For FiveThirtyEight, Ben Casselman writes: Mark Zuckerberg was a billionaire before age 30 and investors are fretting over the prospect of an another tech bubble, but according to the data, U.S. entrepreneurship is on the decline.
“Business dynamism is inherently disruptive, but it is also critical to long-run economic growth.”
Americans started 27 percent fewer businesses in 2011 than they did five years earlier, according to data from the Census Bureau. As a share of all companies, startups have been declining for more than 30 years.
It isn’t clear what’s causing that decline, which accelerated during the recession but long predates it. The aging of the baby boom generation may be part of the explanation, since people are more likely to start businesses when they are younger. The U.S. economy is also increasingly dominated by large corporations, suggesting deeper structural changes working against small companies. People have pointed to other explanations, from increasing licensure requirements in many industries to high corporate tax rates to a broader decline in innovation and productivity growth.
Whatever the reason, the decline has economists worried. New businesses are akey driver of job growth, responsible for more than 15 percent of new job creation despite accounting for just 2 percent of total employment. And they play a vital role in promoting innovation and productivity gains across the economy. In a recent report from the Brookings Institution, Ian Hathaway and Robert Litan wrote that the decline in entrepreneurship “points to a U.S. economy that has steadily become less dynamic over time.” Read the rest of this entry »
Posted: April 30, 2014 Filed under: Economics, U.S. News | Tags: Business, Economic growth, Economy of the United States, Great Recession, Gross domestic product, Job Growth, United States Department of Commerce
WASHINGTON (AP) — The U.S. economy slowed drastically in the first three months of the year as a harsh winter exacted a toll on business activity. The sharp slowdown, while worse than expected, is likely to be temporary as growth rebounds with warmer weather.
The economy’s growth slowed to a barely discernible 0.1 percent annual rate in the January-March quarter, the Commerce Department said Wednesday. That was the weakest pace since the end of 2012 and was down from a 2.6 percent growth rate in the October-December quarter.
Consumer spending grew at a 3 percent rate. But that gain was dominated by a 4.4 percent rise in spending on services, reflecting higher utility bills. Spending on goods barely rose. Also dampening growth were a drop in business investment, a rise in the trade deficit and a fall in housing construction.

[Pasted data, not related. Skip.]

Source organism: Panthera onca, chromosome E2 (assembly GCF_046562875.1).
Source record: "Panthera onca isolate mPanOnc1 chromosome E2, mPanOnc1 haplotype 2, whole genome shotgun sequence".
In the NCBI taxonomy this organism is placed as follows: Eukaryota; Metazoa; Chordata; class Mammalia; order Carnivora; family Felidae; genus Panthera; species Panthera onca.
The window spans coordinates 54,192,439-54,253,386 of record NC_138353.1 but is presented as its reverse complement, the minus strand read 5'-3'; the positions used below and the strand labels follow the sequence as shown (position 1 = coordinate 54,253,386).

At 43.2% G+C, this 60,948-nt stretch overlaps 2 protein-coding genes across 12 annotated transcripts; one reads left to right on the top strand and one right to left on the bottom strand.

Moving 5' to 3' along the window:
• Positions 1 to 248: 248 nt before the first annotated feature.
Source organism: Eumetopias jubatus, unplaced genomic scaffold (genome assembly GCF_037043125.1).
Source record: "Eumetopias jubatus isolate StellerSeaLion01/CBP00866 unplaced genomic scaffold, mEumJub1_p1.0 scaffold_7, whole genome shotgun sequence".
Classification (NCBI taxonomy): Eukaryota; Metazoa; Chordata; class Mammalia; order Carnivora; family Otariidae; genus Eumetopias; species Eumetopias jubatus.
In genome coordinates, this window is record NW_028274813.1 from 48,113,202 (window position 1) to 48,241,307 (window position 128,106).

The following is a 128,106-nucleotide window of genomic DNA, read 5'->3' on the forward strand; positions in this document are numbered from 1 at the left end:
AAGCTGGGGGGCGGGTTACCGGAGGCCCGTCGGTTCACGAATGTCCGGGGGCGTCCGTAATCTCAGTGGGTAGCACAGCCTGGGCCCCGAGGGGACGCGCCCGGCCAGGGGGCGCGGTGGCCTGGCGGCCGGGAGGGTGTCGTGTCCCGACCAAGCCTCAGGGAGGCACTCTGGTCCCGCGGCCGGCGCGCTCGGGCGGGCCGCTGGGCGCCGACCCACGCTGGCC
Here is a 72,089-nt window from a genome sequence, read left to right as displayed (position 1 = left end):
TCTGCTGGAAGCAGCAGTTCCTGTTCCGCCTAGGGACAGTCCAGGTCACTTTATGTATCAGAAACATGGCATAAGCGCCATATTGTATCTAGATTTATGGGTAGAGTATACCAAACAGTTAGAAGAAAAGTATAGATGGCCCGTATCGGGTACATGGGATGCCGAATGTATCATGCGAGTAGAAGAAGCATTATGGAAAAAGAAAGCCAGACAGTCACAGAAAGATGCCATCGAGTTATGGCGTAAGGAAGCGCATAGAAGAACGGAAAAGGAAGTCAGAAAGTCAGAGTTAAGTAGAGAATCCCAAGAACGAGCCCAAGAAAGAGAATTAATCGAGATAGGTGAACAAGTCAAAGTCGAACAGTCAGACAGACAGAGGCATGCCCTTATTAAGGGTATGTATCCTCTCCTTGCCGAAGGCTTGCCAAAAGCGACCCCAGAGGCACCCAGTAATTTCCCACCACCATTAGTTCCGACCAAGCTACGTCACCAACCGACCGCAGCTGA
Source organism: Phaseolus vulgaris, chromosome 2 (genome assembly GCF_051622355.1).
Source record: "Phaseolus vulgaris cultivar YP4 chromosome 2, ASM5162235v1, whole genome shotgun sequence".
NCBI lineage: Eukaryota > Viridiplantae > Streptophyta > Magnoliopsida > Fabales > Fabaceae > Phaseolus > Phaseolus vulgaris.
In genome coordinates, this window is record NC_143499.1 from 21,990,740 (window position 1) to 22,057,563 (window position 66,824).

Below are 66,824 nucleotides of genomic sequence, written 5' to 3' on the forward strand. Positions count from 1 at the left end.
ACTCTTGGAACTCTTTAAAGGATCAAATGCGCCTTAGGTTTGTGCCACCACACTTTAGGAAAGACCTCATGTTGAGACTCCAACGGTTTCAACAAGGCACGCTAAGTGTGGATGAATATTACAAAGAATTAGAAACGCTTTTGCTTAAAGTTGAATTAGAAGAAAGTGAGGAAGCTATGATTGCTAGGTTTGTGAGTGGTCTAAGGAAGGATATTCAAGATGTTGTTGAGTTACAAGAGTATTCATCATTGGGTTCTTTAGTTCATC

The scant 0.1 percent increase in the gross domestic product, the country’s total output of goods and services, was well below the 1.1 percent rise economists had been predicting. The last time the quarterly growth rate was so slow was in the final three months of 2012, when it was also 0.1 percent. Read the rest of this entry »
Posted: October 8, 2013 Filed under: Asia, China, Economics | Tags: Beijing, China, China Investment Promotion Agency, Economy of the United States, John Boehner, Standard & Poor, United States, United States federal government
China understandably concerned about their $1.3tn of investments
Chinese Vice Foreign Minister Zhu Guangyao watches in helpless horror as U.S. budget talks burst into flames
China, the biggest foreign creditor of the United States, has waded into the American budget crisis, warning Congress that it must resolve the political impasse over the debt ceiling without further delay.
The Chinese Vice Foreign Minister, Zhu Guangyao, told America’s deadlocked politicians on Monday that “the clock is ticking” and called on them to approve an extension of the national borrowing limit before the federal government is projected to run out of cash on 17 October.
“We ask that the United States earnestly takes steps to resolve in a timely way the political issues around the debt ceiling and prevent a US debt default to ensure the safety of Chinese investments in the United States,” Mr Zhu told reporters in Beijing. “This is the United States’ responsibility,” he added. Read the rest of this entry »
Posted: October 1, 2013 Filed under: Mediasphere, Politics, U.S. News, White House | Tags: Barack Obama, Bob Woodward, Economy of the United States, Great Depression, Henry Thomas Rainey, John Boehner, Morning Joe, Obama, Washington Free Beacon, Washington Post
Bob Woodward of The Washington Post said if there is a “downturn or a collapse” resulting from the failure of CR or debt ceiling negotiations it will be on President Obama’s “head” Monday on Morning Joe.
Woodward noted he respected President Obama’s objection to negotiating on the debt ceiling, but criticized the administration for failing to initiate any dialogue that could result in a deal on funding the government.
“It’s on the president’s head, he’s got to lead, he’s got to talk” Woodward said: Read the rest of this entry »